September 11. This is written the day after, just under the deadline for this issue. For years to come, I expect, we will speak of “before” and “after” September 11. I was on my way to say the nine o’clock Mass at Immaculate Conception, on 14th Street and First Avenue, when the hijacked airline hit the first tower. There was a small crowd at the corner of 14th and I remarked that there seemed to be a fire at the World Trade Center and we should pray for the people there. But I could not stay or I would be late for Mass. Only after Mass did I discover what had happened. How strange beyond understanding, I thought, that as we were at the altar offering up, as Catholics believe, the sacrifice of Christ on the cross, only a little to the south of us was rising, in flames and mountains of smoke, a holocaust of suffering and death. That, too, was subsumed and offered on Calvary. It occurred to me that Friday, only three days away, is the feast called The Triumph of the Cross. Exactly.
The first commentary I heard was from a woman coming out of the church: “That’s what we get for unconditionally supporting Israel.” I wondered how many others would draw that lesson. Watching television during the day, the question was several times asked, “Why do they hate us so much?” And the answer given in one word was “Israel.” The further question implied was, Is our support for Israel worth this? What justice requires us to do in order to punish the perpetrators and ward off even greater evil is done for Israel, of course, but it is done, much more comprehensively, for the civilization that Christians, Jews, and everyone else will now come to see more clearly as it is seen by others: the Christian West.
My part of Manhattan is a long string of hospitals, and I went to be of whatever help I could. After a couple of hours it became obvious that very few of the injured were coming into the hospitals. The doleful conclusion is that, except for the many who were able to get out and away, the people at ground zero are dead. Many thousands they are saying today; no doubt we will find out how many in the days ahead. It will be a city of funerals for weeks to come, as bodies and pieces of bodies are identified. The church, the residence, and our offices are all north of 14th Street. At the house and office, everyone is safe. I am sure the same is not true of all our parishioners. It is weird. We can look down the avenues and see the still billowing smoke, as though watching a foreign country under attack, but of course it is our city, and our country.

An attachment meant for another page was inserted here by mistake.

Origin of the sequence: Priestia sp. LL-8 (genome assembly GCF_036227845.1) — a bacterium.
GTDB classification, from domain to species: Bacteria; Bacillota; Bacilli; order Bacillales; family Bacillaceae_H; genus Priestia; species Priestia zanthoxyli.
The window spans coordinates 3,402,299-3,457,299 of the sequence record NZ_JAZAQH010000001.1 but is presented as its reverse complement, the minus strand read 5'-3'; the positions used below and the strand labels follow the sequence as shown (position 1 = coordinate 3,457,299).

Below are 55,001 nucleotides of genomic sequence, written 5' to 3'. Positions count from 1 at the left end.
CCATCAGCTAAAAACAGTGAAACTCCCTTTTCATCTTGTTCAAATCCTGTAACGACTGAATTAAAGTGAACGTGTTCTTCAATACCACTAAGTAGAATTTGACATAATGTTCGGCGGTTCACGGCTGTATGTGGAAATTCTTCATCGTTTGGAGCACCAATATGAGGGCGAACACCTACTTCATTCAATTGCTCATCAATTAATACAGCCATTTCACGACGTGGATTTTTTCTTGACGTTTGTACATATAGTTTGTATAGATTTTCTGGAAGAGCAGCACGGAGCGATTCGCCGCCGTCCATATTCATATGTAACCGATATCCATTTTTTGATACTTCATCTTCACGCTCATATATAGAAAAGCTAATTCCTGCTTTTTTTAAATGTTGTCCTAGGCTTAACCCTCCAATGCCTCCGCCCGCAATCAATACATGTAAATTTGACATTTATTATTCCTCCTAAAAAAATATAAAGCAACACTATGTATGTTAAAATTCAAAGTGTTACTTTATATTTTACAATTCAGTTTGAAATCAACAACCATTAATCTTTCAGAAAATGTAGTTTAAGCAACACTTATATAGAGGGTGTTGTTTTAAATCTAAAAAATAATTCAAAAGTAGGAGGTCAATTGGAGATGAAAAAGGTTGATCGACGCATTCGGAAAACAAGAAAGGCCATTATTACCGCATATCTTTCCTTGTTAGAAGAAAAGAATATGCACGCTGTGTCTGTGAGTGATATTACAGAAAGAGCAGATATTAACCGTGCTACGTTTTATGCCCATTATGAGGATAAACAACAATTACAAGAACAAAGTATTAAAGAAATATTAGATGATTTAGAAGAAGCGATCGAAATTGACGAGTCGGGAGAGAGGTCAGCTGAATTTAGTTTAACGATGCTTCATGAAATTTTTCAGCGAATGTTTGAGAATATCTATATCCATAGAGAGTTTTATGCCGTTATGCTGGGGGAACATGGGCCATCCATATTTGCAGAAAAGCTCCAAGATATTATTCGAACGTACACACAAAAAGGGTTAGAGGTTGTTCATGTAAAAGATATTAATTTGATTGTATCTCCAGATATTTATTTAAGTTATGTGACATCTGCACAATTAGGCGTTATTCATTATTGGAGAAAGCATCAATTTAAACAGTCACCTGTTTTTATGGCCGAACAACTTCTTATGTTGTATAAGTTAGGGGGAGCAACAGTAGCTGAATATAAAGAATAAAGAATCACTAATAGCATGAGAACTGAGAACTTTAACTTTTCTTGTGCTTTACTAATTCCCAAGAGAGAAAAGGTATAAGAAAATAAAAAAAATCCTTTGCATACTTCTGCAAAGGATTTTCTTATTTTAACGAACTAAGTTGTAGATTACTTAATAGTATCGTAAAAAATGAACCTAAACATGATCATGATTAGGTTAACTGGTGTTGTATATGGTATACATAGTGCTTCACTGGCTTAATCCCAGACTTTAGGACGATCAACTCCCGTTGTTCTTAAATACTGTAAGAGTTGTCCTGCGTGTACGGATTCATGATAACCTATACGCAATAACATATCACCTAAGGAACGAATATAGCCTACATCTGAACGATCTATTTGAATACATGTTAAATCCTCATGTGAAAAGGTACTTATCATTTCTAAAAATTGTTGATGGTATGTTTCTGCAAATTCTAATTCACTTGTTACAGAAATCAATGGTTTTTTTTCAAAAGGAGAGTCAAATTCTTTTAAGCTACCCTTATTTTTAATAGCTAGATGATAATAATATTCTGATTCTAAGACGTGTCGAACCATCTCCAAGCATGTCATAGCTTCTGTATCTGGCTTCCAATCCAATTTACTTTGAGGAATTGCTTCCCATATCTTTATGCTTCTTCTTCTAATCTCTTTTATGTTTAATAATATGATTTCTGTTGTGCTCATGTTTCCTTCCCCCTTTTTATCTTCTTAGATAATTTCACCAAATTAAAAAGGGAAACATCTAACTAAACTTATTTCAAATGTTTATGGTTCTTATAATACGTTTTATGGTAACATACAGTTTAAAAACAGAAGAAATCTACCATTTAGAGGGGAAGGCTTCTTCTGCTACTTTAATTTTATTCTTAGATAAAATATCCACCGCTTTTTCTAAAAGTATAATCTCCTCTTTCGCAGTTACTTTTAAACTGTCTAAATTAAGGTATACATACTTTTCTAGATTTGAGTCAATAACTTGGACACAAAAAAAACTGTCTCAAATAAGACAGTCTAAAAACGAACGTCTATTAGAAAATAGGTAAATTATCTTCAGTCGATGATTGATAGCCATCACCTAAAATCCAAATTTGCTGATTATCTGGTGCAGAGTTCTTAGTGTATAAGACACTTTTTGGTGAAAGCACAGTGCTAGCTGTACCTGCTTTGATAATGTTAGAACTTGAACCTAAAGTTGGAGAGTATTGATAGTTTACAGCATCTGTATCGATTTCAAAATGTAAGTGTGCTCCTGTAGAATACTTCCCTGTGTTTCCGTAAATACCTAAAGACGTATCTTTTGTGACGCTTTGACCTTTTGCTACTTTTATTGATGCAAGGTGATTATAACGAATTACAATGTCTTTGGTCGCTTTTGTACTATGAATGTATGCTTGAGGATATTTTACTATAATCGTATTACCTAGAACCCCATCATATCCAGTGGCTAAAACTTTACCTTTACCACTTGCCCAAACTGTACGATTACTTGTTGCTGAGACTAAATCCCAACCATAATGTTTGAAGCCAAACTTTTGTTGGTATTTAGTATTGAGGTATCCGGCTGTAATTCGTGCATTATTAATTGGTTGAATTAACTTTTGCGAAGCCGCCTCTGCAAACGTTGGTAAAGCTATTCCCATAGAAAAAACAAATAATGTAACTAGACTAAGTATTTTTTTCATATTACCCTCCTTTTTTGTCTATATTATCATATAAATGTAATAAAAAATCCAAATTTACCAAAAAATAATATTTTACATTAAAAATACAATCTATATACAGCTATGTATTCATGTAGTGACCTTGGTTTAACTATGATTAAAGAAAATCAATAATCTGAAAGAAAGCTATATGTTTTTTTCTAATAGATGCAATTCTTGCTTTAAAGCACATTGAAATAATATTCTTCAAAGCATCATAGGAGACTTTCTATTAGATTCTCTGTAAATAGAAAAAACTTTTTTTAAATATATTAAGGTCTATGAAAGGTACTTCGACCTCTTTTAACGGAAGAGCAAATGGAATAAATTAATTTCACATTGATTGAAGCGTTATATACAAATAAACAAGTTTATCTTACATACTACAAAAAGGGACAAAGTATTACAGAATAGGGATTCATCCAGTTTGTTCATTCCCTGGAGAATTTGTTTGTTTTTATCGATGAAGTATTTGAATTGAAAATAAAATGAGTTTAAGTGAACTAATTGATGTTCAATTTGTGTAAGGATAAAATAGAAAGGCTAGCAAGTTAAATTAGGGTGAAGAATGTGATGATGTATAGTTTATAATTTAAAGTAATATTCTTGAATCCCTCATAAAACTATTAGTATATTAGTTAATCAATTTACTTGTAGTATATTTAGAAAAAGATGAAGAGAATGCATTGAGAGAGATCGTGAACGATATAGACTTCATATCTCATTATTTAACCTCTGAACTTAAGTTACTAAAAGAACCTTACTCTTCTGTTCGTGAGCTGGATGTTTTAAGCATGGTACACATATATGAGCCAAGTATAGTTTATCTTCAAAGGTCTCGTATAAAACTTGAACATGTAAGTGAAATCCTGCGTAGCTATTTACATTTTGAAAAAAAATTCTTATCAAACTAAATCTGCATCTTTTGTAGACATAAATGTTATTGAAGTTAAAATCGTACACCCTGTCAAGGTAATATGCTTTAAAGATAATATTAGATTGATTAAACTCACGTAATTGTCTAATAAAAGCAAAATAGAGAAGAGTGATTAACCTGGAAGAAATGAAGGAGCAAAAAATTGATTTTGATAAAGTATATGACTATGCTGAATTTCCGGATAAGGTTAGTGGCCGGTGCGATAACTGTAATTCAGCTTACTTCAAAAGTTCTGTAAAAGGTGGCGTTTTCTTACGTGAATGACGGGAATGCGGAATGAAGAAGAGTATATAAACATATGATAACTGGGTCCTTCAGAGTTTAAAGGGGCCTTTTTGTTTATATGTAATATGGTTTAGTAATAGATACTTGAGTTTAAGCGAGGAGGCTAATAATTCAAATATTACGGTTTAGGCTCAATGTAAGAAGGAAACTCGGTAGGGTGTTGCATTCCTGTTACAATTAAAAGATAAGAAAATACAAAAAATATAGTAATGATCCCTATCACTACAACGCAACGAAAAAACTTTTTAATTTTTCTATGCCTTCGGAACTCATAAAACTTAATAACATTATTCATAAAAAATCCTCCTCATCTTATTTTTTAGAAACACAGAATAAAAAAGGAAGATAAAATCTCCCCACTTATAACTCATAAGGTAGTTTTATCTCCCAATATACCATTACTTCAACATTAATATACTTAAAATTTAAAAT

Before and after September 11, what difference will it make? That’s the subject of endless chatter and nobody knows. For what it’s worth, I anticipate five major changes. It will inaugurate a time of national unity and sobriety in a society that has been obsessed by fake pluralisms while on a long and hedonistic holiday from history. Second, there will be an understandable passion for retaliation and revenge that could easily veer into reckless bellicosity. That is a danger. The other danger is that fear of that danger will compromise the imperative to protect and punish. Third, a legitimate concern for increased security will spark a legitimate concern for personal freedoms. Many will warn that freedom cannot be protected by denying freedom, and such warnings should not be lightly dismissed, even as we know that the liberty we cherish is not unbridled license but ordered liberty. Without order there can be no liberty; it is for liberty that we surrender license. I expect that many Americans who never understood that will now be having long second thoughts.
Fourth, after some initial sortings out, America will identify itself even more closely with Israel. Disagreements over the justice of how Israel was founded and how it has maintained itself in existence will not disappear. But the diabolical face of the evil that threatens Israel, and us, is now unveiled. Among Americans and all who are part of our civilization, it will be understood that we must never surrender, or appear to be surrendering, to that evil. Finally, the question of “the West and the rest” will be powerfully sharpened, including a greatly heightened awareness of the global threats posed by militant Islam. Innocent Muslims in this country and Europe are undoubtedly in for some nastiness, and we must do our best to communicate the distinction between Islam and Islamism, knowing that the latter is the monistic fanaticism embraced by only a minority of Muslims. But almost inevitably, given the passions aroused and the difficulties of enforcing the law among people who are largely alien in their ways, such distinctions will sometimes get lost. We can only try to do our best by those Muslims who have truly chosen our side in “the clash of civilizations.” It seems likely also that, after September 11, discussion about immigration policy will become more intense, and more candid.
That’s a mixed bag of possible consequences, and, of course, I may be wrong about any or all of them. These are but first thoughts one day after. Only a little south of here thousands are buried under the rubble. So it is now to the tasks at hand. It will be the work of weeks, perhaps months, to give them a proper burial. The consolation of the living is a work without end.
This article originally appeared in Fr. Neuhaus’ Public Square of the November 2001 print edition.